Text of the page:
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British police Name 2 London Attackers who killed 7 people and wounded more than 50

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This undated handout photo provided by the London Metropolitan Police shows Khuram Shazad Butt and Rachid Redouane. VOA
  • British citizen Khuram Shazad Butt, 27 was one of the London Attackers 
  • The second attacker was identified as 30-year-old Rachid Reouane. Both men lived in the same area of East London
  • British Prime Minister Theresa May says police are also still working to determine the identities of all the victims

London, June 6, 2017: London Metropolitan police have named two of the three attackers who killed seven people and wounded more than 50 others Saturday.

British citizen Khuram Shazad Butt, 27, was previously known to authorities, but had not been viewed as a serious threat.

“There was no intelligence to suggest that this attack was being planned and the investigation had been prioritized accordingly,” police said in a statement.

The second attacker was identified as 30-year-old Rachid Reouane. Both men lived in the same area of East London, police said.

Police are continuing to investigate the identity of the third attacker.

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British Prime Minister Theresa May says police are also still working to determine the identities of all the victims, but that so far it is known they include people of several nationalities.

“This was an attack on London and the United Kingdom, but it was also an attack on the free world,” she said.

Mayor of London Sadiq Khan and Metropolitan Police Commissioner Cressida Dick visit the scene of the attack on London Bridge and Borough Market which left 7 people dead and dozens of injured in central London, Britain, June 5, 2017.
Mayor of London Sadiq Khan and Metropolitan Police Commissioner Cressida Dick visit the scene of the attack on London Bridge and Borough Market which left 7 people dead and dozens of injured in central London, Britain, June 5, 2017. VOA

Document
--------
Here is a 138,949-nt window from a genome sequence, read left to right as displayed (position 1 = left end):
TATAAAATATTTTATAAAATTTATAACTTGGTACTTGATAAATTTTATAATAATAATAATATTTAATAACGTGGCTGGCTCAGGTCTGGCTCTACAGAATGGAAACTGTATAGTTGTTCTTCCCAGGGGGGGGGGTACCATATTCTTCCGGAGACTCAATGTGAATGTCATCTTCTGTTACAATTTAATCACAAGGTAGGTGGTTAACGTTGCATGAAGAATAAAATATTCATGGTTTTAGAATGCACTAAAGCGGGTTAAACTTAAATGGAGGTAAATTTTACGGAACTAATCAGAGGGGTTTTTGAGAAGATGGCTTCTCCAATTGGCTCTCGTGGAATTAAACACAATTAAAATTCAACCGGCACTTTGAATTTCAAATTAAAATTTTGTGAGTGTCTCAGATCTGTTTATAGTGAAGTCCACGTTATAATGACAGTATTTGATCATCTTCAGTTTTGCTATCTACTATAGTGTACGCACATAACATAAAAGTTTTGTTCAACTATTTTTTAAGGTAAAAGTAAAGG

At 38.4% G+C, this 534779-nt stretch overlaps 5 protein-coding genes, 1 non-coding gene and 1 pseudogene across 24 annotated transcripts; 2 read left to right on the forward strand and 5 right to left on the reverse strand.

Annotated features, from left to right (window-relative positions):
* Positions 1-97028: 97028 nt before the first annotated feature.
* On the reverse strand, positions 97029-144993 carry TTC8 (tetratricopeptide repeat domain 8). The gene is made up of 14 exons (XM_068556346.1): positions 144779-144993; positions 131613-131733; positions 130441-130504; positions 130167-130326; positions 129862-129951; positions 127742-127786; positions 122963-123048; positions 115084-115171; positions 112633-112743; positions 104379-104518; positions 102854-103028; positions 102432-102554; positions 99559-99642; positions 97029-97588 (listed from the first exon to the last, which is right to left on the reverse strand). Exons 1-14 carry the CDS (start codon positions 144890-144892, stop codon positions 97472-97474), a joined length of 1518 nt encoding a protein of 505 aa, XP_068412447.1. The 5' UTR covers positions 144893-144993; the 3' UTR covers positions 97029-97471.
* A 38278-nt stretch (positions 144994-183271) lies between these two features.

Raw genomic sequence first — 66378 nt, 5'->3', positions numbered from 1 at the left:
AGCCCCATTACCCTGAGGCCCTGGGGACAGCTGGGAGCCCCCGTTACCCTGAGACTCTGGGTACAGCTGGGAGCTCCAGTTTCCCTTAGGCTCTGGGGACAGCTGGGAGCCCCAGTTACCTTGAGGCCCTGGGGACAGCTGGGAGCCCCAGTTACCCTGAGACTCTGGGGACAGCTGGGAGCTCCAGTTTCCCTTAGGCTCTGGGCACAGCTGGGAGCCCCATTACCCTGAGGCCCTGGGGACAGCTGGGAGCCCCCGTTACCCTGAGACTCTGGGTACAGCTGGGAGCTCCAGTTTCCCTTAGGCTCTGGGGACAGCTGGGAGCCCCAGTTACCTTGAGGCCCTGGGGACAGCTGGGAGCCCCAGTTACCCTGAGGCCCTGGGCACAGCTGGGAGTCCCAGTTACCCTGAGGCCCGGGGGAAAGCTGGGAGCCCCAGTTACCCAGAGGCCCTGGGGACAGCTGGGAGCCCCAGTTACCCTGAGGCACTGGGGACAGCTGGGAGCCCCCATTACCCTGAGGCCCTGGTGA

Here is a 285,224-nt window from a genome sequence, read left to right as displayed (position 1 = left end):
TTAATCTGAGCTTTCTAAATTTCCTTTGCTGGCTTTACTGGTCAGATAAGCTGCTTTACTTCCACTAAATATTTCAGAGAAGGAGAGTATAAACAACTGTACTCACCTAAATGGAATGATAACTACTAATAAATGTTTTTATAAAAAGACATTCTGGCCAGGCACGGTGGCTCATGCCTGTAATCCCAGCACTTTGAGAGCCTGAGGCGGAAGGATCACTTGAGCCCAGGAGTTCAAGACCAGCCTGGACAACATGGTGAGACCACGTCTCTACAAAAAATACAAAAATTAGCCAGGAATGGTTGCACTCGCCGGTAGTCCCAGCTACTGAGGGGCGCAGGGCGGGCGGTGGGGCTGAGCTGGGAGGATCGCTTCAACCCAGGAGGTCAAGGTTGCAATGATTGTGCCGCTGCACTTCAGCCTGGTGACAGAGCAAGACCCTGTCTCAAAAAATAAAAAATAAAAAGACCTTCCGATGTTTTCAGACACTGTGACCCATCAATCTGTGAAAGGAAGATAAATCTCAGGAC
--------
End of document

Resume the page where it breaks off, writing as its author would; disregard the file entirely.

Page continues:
London police carried out more raids Monday and detained “a number” of people during searches at locations in the Newham and Barking areas.

London mayor Sadiq Khan thanked the police in a statement Monday for “running toward danger” and risking their lives for civilian safety.

[bctt tweet=”The Islamic State group claimed responsibility for the attack.” username=”NewsGramdotcom”]

“All of us pay tribute to the amazing work of the police and emergency service,” Khan said. “The speed of their response led to fewer lives being lost.”

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Police have said Saturday’s attack involved three men who were inside a van that struck pedestrians on London Bridge, then got out and stabbed numerous people at a nearby market area before being shot dead by police.

“We are trying to find out whether anybody was helping them and to understand the background to this attack as best as we possibly can,” Metropolitan Police Commissioner Cressida Dick told Sky News.

The Islamic State group claimed responsibility for the attack through its Amaq news agency.

May said Sunday that three terrorist attacks in Britain in the last three months are “bound together by the evil ideology of Islamist extremism.”

There is “far too much tolerance for extremism in our country,” May said. “We need to be more robust in identifying and stamping out extremism in public service and across society…it’s time to say enough is enough.”

Police officers stand at a road block near a property in East Ham, east London, Britain, June 5, 2017.
Police officers stand at a road block near a property in East Ham, east London, Britain, June 5, 2017. VOA

No link to Manchester attack

May said Saturday’s attack does not appear to be connected to the a suicide bombing last month that killed 22 people after an Ariana Grande concert in Manchester or another attack on pedestrians on Westminster Bridge in March.

But she said “terrorism breeds terrorism” and that the perpetrators are “copying one another.”

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London Mayor Sadiq Khan condemned the attack saying, “There is no justification whatsoever for such barbaric acts.”

Farhad Ahmad, a London Imam, told Sky News “people need to be told that there is no support for this in Islam at all.”

Bahrain, Kuwait, Oman, Qatar and the United Arab Emirates each issued statements condemning the attack and expressing support for Britain.

At a Mass marking Pentecost, the end of the Easter season, Pope Francis asked for prayers for the victims and their families. He also prayed for “peace to the whole world” and for the wounds of war and terrorism to be healed.

Commander Mak Chishty of the Metropolitan Police read a statement denouncing the attack on behalf of the London Muslim community Monday.

“The Muslim community appeals to all sections within their own communities to root out the scourge of terrorism which hides amongst their own people and masquerades as Islam,” he said.

Ariana Grande performs during the One Love Manchester benefit concert for the victims of the Manchester Arena terror attack at Emirates Old Trafford, Greater Manchester, in Britain, June 4, 2017.